The 2008 money market crisis

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The 2008 financial crisis triggered a money market crisis that included the failure of the original and oldest U.S. money fund, the $62 billion Reserve Primary Fund, which broke the one dollar net asset value mark (known as breaking the buck) in September 2008. An ensuing net redemption of prime money market funds[note 1] by both institutional and retail investors was counterbalanced by an inflow of funds to treasury/government money funds. Government action during the crisis included the formation of emergency measures designed to support and stabilize money markets. Subsequently, money market fund reform measures were instituted in 2010, with a second round of reforms added in 2014.

Historical background

September 2008 Timeline[note 2]

9/7 Fannie Mae and Freddie Mac placed in conservatorship[1]
9/10 Korean Development Bank ends investment talks with Lehmann Brothers.[2]
9/12 Lehmann considers asset sales[3]
9/12 Moody's and S&P downgrade Washington Mutual[4]
9/14 AIG capital injection announced[5]
9/14 Bank of America agrees to buy Merrill Lynch[6]
9/15 Lehmann files for bankruptcy[7]
9/16 Reserve Primary Fund breaks the buck[8]
9/17 Federal Reserve lends to AIG for 79.9% company ownership[9]
9/17 Barclays buys Lehmann's North American operations[10]
9/19 AMLF announces Treasury guarantees $1 NAV[11]
9/19 SEC issues temporary ban on short selling financial issues[12]
9/21 Goldman Sachs and Morgan Stanley convert to bank holding company status[13]
9/24 Central banks coordinate currency swap facility[14]
9/25 Ireland becomes first Eurozone country to announce recession[15]
9/26 JP Morgan Chase purchases Washington Mutual[16]
9/28 Congress approves $700 billion financial rescue plan[17]
9/29 Citigroup purchases Wachovia assets[18]
9/29 Global central banks inject credit market liquidity[19]

In August 2007, widening spreads in the commercial paper market, combined with mortgage security losses, resulted in the default of several structured investment vehicles.[note 3] These defaults included Cheyne Finance[20] and Axon SIV.[21] Additional problems with subprime mortgages surfaced in August as two Bear Stearns’s hedge funds filed for bankruptcy, and a third Bear Stearns’s hedge fund suspended investors’ redemptions. On August 7, 2007 the French bank BNP Paribas halted withdrawals from its three investment funds and suspended calculation of their net asset values. These actions resulted in lower demand for asset-backed commercial paper[22] and a movement of institutional money from unregulated liquidity pools to money market funds.[23][note 4]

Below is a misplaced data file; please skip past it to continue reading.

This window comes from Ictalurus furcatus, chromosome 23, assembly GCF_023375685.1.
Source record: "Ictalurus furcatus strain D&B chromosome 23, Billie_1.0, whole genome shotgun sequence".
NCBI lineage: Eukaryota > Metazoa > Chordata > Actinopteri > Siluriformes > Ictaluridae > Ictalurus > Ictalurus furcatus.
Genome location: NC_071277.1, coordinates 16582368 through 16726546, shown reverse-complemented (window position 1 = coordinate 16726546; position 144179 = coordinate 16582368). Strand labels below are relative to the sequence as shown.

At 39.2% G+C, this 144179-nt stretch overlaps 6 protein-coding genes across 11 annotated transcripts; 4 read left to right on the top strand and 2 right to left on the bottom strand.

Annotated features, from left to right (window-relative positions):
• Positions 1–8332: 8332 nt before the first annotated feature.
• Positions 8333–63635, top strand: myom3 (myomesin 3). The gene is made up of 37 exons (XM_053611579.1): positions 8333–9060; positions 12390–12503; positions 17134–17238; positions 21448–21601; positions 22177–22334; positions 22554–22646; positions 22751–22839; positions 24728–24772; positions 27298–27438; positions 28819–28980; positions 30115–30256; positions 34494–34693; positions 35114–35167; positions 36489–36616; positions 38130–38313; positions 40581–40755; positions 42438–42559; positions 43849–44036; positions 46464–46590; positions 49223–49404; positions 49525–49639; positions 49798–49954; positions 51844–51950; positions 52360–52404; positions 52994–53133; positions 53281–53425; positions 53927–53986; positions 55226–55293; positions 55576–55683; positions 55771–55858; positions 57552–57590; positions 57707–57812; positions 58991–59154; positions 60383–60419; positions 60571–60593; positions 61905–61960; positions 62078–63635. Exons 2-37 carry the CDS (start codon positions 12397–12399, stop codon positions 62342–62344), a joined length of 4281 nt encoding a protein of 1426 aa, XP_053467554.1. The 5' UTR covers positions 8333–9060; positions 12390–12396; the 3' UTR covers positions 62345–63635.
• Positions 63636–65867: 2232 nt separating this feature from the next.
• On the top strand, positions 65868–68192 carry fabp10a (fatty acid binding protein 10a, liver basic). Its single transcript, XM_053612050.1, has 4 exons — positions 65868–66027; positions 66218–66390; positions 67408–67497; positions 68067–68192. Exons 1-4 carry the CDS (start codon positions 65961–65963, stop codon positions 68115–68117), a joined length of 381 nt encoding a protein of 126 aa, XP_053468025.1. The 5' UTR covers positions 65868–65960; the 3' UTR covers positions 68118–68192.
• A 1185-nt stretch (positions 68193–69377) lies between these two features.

Financial difficulties continued into the spring of 2008, with the failure of auctions for auction-rate securities.[24][25] In March 2008, Bear Stearns, a global investment bank and securities trading and brokerage firm, became insolvent. Intervention by the Federal Reserve, first with a bridge loan to the firm, and then with an arranged merger/acquisition of the firm by JPMorgan Chase and Co.[26] managed to avoid outright bankruptcy.

The 2008 financial crisis reached its climax during the month of September (see accompanying table for a timeline of September events).

On September 7, the large U.S. mortgage Government Sponsored Enterprises, Fannie Mae and Freddie Mac, were declared insolvent and placed in conservatorship. On September 14, the Bank of America bought the insolvent Merrill Lynch brokerage. On September 15, Lehmann Brothers, a global financial services firm, declared bankruptcy. Investors began selling prime money market funds on Friday, September 12, and continued selling them on Monday, September 15.[27]

On Tuesday, September 16, the Reserve Primary Fund, holding $785 million of defaulted Lehmann Brothers commercial paper, announced that, due to the default, the net asset value of the money fund had broken the 1.00 net asset value mark and was now valued at 0.97.[28] Over the next four days investors withdrew $23 billion and made redemption requests of $60 billion from the $62 billion dollar fund.[note 5] In addition, a number of money funds received sponsor support, by means of either capital infusion or purchase of discounted paper at book value, during this period.[note 6]

During the calendar week of the crisis institutional prime funds had large net outflow every day while retail prime funds had net outflow Wednesday through Friday. Institutional government and retail government funds received large daily net inflow during this period. Over the 9/2/2008 to 10/7/ 2008 time frame, government money market fund assets increased by $409 billion (44 percent) as prime fund assets fell by $498 billion (24 percent).[27]

At this point, the market for commercial paper became illiquid. Issuers generally issued, and buyers generally were only willing to buy, overnight issues of commercial paper. Longer maturities did not trade.[29]